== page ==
First, that sanctions were not only ineffective, but counterproductive. The IOC’s doormat routine in the face of Russian belligerence must have spilled over into their foreign policy thinking. It arranged an entire Olympiad and the IOC’s collective response was, “I really wish you hadn’t.”
It would have been better if it didn’t do anything at all rather than giving the impression that this was the best payback we could come up with.
Second, that the utopian dream of a world permanently connected and pacified through sport becomes impossible.
During the Soviet regime’s most provocative moments – the crushing of the Hungarian Revolution, the invasions of Czechoslovakia and Afghanistan – it was still welcome at the Olympics and World Cup. I guess there didn’t seem to be much point in holding an “international” sporting event unless half of the ruling world order was invited.
Now a new precedent is being set – if you ambush your sovereign neighbors, you can take your ball and go home.
Do you have the feeling that something like this will happen less or more in the near future? There could be noticeably fewer athletes at the next Olympic Games in Paris.
Third, international sport is turning from a carrot into a stick. This goes against every capitalist instinct of the bodies controlling sport – and by that I would mean all of their instincts, since the whole edifice is girded with greed.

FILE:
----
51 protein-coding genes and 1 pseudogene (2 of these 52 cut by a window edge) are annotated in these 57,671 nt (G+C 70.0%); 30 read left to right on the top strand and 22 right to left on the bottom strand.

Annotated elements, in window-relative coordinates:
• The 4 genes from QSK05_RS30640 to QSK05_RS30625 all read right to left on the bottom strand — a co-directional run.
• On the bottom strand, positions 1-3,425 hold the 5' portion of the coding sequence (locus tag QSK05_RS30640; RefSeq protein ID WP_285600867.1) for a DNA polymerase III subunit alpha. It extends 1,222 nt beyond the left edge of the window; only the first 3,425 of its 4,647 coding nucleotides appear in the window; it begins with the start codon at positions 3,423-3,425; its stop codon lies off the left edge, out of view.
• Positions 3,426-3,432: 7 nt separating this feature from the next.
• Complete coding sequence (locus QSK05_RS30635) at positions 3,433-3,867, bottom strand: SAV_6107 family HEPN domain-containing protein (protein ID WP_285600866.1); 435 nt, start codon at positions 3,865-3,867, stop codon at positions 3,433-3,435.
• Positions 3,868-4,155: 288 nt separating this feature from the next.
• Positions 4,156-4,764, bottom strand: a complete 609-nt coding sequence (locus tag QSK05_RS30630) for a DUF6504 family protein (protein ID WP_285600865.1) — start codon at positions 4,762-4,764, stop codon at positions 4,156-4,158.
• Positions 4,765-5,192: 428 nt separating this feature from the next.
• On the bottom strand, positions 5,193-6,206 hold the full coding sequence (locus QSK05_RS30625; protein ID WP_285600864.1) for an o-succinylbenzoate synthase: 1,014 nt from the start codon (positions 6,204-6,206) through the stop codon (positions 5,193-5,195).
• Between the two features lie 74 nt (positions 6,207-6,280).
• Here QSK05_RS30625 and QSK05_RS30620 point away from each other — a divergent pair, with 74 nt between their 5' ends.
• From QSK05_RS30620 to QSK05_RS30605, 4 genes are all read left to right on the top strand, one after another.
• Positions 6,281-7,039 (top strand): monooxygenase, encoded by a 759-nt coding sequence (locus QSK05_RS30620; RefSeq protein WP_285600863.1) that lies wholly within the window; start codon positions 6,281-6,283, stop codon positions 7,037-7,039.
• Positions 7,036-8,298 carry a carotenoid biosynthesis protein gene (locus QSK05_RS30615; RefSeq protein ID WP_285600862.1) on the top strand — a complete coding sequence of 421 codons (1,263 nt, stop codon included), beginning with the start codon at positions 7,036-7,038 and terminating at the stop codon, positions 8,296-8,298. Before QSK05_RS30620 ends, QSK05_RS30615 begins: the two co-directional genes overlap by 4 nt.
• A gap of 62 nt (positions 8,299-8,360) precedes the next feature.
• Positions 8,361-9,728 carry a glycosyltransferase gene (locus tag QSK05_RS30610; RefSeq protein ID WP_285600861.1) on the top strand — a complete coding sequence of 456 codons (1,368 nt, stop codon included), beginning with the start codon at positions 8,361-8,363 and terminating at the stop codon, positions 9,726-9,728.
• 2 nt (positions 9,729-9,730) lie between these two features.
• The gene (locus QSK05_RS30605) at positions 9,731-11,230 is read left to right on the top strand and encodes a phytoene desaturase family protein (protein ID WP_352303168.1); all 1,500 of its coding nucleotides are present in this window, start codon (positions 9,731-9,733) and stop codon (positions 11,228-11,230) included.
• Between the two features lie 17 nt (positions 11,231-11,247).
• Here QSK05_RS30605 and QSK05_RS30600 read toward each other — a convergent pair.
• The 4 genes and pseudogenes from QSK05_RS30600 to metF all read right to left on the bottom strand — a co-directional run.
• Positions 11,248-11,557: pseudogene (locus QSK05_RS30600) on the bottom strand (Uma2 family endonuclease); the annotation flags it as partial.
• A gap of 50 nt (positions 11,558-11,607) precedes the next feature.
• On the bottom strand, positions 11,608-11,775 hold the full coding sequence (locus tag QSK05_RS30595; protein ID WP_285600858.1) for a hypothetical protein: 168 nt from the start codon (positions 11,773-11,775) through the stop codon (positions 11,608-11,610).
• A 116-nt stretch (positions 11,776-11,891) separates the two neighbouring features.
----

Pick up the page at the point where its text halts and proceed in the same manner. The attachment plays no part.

But pride turns out to be a stronger motivator than greed. FIFA must have seriously thought they could explain to Poland how good it is for everyone to play against a Russian team without a flag. And then Poland told FIFA that it had had a bit of an epiphany when it comes to the country it’s been keeping under its heel for 50 years.
If you were a top Polish footballer, what do you think would bring you more glory – playing in an unforgettable game against Russia or being one of the guys who principledly stood up for the free peoples of the world? The more they punished you, the greater your glory.
We’ve spent the last few years encouraging athletes to speak out on all sorts of political issues. Here is your golden opportunity. For the first time in history, the names in bold on either side of a possible global conflagration are all working for the same people in the same offices. Not much is always new, but that’s it.
As these forces realign, power shifts within sports organizations. It is moving away from the administrators and towards the member nations and through them to the individual athletes. There is not enough bait left on the hook to prevent the IOC, FIFA and Co. from throwing themselves fully into politics. From now on, international sport is only for friends.
If anyone in Zurich starts issuing opposing fiats, I’m not sure the sport will be Zurich-based for very long.
What really counts is sport only when times are good. That’s why people like sports so much. But in bad times, sport can give you a general sense of where things are headed.
In that regard, the last few days show a direction – down – and a speed that is faster than those in charge can handle.